The Ba'ath Party came to power in Syria on 8 March 1963 and has held a monopoly on political power since. Later that same year, the Ba'athists gained control of Iraq and ran the country on two separate occasions, briefly in 1963 and then for a longer period lasting from July 1968 until 2003. After the de facto deposition of President Saddam Hussein’s Ba'thist regime in the course of the 2003 Iraq War, the invading US army banned the Iraqi Ba'ath Party in June 2003.
In 1968, the Baathist coup drastically changed the country's political landscape. Private schools, Muslim and Jesuit alike, were nationalized (as had been done a decade earlier in Syria). Rejecting the pleas of Muslim professors at Baghdad University, the Baathist government - and the first government of Iraq to do so - seized Al-Hikma University and ordered the Al-Hikma Jesuits out of Iraq in November 1968. The government subsequently took control of Baghdad College on August 24, 1969 and gave the remaining 33 Jesuits three days to leave Iraq. In total, 145 Jesuits worked at Baghdad College. Five are buried next to the school's chapel, land that still belongs to the Society of Jesus. Baghdad College has remained a public institution since the Jesuit expulsion, and has retained its elite status.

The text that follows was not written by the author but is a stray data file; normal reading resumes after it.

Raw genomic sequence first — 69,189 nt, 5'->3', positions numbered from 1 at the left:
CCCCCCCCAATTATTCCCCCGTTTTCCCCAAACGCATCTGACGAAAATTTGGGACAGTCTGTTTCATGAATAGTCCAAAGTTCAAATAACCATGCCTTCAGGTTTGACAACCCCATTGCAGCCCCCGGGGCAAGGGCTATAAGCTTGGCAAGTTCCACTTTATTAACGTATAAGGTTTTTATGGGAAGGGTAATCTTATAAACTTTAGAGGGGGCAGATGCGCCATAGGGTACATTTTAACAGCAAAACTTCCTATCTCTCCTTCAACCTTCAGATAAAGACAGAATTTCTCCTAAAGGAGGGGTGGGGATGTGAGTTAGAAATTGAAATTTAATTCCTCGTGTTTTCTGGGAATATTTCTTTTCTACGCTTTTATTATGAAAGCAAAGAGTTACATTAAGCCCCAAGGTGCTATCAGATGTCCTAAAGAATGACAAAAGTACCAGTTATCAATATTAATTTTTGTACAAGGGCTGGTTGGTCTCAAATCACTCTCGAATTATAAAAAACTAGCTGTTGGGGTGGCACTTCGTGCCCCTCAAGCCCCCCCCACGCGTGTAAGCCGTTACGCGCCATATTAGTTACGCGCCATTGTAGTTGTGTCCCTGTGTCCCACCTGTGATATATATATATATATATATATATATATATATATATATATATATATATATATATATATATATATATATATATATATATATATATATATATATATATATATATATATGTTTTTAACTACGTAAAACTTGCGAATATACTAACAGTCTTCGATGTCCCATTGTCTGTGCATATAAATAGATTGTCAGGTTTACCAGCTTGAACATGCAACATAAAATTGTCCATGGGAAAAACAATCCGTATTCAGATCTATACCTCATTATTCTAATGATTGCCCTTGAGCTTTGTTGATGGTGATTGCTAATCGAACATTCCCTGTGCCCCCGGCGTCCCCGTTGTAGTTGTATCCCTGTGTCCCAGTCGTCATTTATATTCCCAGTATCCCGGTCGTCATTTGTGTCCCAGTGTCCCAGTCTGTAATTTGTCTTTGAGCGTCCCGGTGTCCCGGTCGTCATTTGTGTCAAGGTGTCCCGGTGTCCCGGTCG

"Between 1555 and 1931 the Society of Jesus [i.e., the Jesuit Order] was expelled from at least 83 countries, city states and cities, for engaging in political intrigue and subversion plots against the welfare of the State, according to the records of a Jesuit priest of repute [i.e., Thomas J. Campbell]. Practically every instance of expulsion was for political intrigue, political infiltration, political subversion, and inciting to political insurrection." (1987) J.E.C. Shepherd (Canadian historian)